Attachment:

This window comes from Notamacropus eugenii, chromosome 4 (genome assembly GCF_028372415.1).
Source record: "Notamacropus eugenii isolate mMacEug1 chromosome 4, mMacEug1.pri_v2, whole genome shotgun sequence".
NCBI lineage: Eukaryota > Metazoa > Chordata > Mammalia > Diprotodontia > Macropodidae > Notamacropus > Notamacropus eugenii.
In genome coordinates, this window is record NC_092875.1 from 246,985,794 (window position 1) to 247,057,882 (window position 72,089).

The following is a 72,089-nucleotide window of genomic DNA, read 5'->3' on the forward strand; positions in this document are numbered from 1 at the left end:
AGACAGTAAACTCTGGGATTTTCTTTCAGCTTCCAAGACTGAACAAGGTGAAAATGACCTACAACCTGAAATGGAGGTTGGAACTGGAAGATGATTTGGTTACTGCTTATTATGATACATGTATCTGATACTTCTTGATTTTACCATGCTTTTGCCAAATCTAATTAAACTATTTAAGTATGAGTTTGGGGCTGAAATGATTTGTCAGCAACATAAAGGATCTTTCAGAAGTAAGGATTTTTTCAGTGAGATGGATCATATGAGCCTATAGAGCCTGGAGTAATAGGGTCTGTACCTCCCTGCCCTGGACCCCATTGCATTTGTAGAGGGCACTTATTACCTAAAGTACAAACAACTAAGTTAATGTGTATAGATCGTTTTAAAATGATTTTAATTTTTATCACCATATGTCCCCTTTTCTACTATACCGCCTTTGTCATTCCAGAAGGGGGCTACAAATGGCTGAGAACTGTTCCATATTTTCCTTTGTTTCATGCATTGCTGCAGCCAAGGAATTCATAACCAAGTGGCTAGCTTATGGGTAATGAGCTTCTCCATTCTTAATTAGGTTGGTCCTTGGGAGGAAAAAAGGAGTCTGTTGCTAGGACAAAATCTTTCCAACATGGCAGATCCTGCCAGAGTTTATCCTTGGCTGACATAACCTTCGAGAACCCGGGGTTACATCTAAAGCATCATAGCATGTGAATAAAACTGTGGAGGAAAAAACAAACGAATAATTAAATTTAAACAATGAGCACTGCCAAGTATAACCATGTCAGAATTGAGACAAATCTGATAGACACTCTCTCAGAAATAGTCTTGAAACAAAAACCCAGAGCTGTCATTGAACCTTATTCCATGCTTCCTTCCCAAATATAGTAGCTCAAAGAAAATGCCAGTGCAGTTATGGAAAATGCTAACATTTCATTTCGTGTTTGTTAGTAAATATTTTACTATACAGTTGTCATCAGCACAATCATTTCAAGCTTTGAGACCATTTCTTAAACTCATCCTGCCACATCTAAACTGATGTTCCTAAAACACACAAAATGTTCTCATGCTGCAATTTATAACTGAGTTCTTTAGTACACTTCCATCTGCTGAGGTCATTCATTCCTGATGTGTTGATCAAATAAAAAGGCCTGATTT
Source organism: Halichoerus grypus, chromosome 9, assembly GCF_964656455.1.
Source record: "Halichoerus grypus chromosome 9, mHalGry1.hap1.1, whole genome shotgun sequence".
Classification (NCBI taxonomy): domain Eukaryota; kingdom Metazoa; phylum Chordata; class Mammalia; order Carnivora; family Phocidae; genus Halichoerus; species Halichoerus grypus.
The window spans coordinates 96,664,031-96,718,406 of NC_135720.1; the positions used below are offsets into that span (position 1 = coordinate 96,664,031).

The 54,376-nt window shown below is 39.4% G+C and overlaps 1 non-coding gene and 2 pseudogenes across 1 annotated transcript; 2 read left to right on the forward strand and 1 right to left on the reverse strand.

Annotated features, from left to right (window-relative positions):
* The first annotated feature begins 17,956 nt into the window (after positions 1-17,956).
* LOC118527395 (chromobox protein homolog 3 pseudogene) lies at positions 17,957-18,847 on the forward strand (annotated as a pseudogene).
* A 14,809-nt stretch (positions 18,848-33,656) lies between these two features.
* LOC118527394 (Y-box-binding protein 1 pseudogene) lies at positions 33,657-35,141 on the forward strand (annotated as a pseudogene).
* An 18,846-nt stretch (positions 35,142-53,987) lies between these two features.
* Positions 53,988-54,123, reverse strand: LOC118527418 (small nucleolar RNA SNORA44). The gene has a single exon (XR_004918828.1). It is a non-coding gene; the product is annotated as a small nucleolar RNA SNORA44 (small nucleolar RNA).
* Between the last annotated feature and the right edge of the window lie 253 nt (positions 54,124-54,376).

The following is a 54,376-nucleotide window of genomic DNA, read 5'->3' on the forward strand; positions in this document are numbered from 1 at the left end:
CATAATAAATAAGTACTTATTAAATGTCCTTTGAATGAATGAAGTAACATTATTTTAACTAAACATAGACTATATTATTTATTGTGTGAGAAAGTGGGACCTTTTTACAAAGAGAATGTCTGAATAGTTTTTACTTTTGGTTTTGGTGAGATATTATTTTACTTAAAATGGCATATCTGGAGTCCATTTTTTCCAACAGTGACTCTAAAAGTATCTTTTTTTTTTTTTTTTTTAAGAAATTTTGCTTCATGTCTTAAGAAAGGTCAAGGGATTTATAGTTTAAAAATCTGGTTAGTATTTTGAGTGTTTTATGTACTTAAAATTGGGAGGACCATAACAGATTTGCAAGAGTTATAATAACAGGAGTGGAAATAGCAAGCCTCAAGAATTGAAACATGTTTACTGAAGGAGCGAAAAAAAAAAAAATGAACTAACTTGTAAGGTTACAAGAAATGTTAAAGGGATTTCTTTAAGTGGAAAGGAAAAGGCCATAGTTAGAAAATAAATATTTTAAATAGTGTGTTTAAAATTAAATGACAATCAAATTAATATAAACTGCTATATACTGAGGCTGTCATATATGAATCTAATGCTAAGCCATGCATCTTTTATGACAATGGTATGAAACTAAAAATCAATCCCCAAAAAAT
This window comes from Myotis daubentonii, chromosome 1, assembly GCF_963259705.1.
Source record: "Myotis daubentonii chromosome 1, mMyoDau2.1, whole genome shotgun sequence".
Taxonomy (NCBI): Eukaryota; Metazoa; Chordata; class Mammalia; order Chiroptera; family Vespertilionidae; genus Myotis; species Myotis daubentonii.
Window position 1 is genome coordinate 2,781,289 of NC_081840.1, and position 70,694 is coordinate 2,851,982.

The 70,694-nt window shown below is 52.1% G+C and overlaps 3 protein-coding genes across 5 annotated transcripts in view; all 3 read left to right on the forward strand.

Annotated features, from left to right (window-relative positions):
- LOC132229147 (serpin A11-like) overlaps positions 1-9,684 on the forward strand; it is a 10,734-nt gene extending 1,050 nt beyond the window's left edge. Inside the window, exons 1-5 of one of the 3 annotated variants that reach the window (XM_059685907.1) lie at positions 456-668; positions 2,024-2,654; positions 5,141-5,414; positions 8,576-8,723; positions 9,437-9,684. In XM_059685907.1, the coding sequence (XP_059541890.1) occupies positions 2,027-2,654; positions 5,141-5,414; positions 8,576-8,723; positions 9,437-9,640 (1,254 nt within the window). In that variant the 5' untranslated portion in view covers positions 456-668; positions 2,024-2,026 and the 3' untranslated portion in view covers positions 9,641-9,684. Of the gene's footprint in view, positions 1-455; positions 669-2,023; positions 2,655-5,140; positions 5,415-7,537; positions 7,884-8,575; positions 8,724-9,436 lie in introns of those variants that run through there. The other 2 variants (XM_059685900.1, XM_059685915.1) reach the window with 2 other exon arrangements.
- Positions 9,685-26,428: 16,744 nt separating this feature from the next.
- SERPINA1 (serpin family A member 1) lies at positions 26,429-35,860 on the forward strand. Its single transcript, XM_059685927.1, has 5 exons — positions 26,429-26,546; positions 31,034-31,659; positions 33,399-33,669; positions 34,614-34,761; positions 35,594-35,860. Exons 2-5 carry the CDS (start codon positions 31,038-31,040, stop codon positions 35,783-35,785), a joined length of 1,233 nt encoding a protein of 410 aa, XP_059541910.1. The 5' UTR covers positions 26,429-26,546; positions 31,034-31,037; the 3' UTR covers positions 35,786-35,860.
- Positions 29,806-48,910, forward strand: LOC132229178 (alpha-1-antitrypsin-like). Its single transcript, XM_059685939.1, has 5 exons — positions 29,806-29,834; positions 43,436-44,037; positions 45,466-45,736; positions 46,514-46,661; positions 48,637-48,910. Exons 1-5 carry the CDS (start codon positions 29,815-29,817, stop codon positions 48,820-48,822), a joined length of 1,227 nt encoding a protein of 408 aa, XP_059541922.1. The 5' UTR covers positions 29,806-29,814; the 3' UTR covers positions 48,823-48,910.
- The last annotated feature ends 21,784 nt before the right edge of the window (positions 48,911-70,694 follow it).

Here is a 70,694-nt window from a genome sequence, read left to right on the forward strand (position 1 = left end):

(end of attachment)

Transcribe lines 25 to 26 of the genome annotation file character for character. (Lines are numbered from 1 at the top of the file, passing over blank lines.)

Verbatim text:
Window position 1 is genome coordinate 2,781,289 of NC_081840.1, and position 70,694 is coordinate 2,851,982.

The 70,694-nt window shown below is 52.1% G+C and overlaps 3 protein-coding genes across 5 annotated transcripts in view; all 3 read left to right on the forward strand.